Ethiopia – Greening Ethiopia breaks a vicious cycle

Samuel Larsson, LWF Ethiopia

In Ethiopia, local governments, the private sector and development actors have Ethiopia’s once vast forests. The initiative is called “Greening Ethiopia”, and calls for focused efforts to conserve natural resources and reforesting as a response to the impacts of climate change which are becoming increasingly visible in the country. Among the pledges, Ethiopian Airlines stands out with their promise to plant one tree for each passenger.

Mohamed is a Somali Refugee living in Sheder Refugee Camp in Eastern Ethiopia. Though LWF Ethiopia's involvement in the area, he has been trained in nursery management, and now works to replenish the scarce forest coverage in the area. A coverage that is put under pressure by the refugee camp's demand for fuel wood. (LWF/Samuel Larsson)

LWF Ethiopia program has joined the movement, and has set an ambiguous target for 2010. Half a million trees shall be raised and transplanted in the different projects areas during the year. That implies some 100,000 trees in each project, almost double the normal annual target.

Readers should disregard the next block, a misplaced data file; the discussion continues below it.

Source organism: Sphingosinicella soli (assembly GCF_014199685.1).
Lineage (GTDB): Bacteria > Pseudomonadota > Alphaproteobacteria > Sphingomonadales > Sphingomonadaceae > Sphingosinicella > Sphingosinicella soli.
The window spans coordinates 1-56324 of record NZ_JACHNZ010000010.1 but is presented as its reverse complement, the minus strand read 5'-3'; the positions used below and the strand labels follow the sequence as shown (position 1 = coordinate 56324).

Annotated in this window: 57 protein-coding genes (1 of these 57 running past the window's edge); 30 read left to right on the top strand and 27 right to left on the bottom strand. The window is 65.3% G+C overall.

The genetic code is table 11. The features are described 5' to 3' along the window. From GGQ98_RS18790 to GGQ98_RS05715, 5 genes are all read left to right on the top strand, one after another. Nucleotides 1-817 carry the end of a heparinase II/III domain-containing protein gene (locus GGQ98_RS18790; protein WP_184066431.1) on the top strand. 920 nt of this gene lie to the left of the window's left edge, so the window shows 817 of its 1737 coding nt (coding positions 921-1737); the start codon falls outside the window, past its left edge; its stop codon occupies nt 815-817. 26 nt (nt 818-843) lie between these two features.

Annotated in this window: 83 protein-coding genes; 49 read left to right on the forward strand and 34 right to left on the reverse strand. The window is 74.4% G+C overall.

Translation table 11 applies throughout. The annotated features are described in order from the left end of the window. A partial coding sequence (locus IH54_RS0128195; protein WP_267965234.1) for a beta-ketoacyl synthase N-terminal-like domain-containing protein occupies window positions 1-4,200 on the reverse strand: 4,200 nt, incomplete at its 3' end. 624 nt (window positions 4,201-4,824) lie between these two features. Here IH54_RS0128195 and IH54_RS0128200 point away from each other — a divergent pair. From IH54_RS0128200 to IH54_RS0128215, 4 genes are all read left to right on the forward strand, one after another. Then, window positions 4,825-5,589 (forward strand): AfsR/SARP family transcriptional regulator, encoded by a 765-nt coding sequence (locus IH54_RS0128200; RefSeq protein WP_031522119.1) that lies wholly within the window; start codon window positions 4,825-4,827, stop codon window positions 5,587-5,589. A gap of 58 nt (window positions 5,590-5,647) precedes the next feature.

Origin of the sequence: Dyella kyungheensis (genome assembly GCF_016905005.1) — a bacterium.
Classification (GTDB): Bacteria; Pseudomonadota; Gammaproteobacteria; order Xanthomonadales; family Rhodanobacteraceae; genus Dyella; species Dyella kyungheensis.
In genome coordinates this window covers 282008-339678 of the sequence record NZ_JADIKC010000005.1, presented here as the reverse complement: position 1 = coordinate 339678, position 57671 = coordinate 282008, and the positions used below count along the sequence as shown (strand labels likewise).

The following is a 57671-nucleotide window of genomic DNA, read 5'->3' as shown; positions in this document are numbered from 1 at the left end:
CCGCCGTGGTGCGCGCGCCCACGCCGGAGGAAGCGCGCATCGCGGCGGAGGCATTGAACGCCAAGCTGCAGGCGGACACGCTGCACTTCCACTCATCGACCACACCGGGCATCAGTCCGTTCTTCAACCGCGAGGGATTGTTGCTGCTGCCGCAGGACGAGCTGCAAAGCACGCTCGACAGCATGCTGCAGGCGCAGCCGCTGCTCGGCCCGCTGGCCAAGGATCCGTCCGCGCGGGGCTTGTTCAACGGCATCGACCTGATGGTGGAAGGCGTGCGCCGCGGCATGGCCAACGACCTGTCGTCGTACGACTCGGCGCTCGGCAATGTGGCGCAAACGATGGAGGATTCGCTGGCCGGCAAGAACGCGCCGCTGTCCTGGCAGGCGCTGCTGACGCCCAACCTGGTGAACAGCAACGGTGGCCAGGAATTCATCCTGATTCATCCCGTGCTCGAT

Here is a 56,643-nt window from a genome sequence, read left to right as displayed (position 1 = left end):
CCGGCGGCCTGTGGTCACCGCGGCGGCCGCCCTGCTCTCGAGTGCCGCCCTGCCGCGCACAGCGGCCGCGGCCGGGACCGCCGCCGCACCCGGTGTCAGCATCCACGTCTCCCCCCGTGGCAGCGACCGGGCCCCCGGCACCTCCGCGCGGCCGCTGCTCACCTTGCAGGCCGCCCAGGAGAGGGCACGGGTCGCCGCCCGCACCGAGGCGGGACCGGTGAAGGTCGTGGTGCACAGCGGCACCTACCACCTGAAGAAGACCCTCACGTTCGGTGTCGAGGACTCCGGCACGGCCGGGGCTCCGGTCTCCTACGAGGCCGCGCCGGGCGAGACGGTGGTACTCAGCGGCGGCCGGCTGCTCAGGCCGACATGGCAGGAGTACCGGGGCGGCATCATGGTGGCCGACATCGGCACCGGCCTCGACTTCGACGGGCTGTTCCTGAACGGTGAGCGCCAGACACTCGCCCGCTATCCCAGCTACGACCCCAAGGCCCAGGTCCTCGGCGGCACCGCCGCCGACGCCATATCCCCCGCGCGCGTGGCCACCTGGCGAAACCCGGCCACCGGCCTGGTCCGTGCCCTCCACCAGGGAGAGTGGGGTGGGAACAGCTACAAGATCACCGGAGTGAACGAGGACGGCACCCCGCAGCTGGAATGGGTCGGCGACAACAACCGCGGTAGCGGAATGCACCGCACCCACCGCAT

Ethiopia has seen a dramatic deforestation during the past decades. Over 90% of all energy consumption comes from biomass, and every year around one percent of the country’s remaining forests are turned into charcoal and houses, or just burned to make room for the ever increasing need for more farmland.

As a result, peoples of the once green and forested highlands of are now struggling with food insecurity caused by severe soil degradation, decreasing harvests, disastrous erosion and reduced drought resistance. It’s a situation which drives farmers to clear even more forests to feed their families – a vicious cycle, indeed.

Except from trying to reforest Ethiopia with actual tree planting, LWF Ethiopia is also approaching the problem from the other end by teaching farmers a sustainable land use. Improved agriculture practices reduce the need to cultivate more farmland. Soil conserving structures such as soil bunds around cultivated areas protect the lands from erosion during heavy rains, and let the soil keep it’s moist in times of drought.

Tree planting, natural resource conservation and agriculture development are all fundamental parts of LWF Ethiopia’s several Integrated Community Development Projects, assisting a few hundred thousands of Ethiopians to develop their communities and adapt to a changing climate. But they are also activities that have spilled over into the organization’s refugee assistance and humanitarian projects, based on the belief that a sustainable environmental lifestyle is the key to reach food security, in the short and in the long run.

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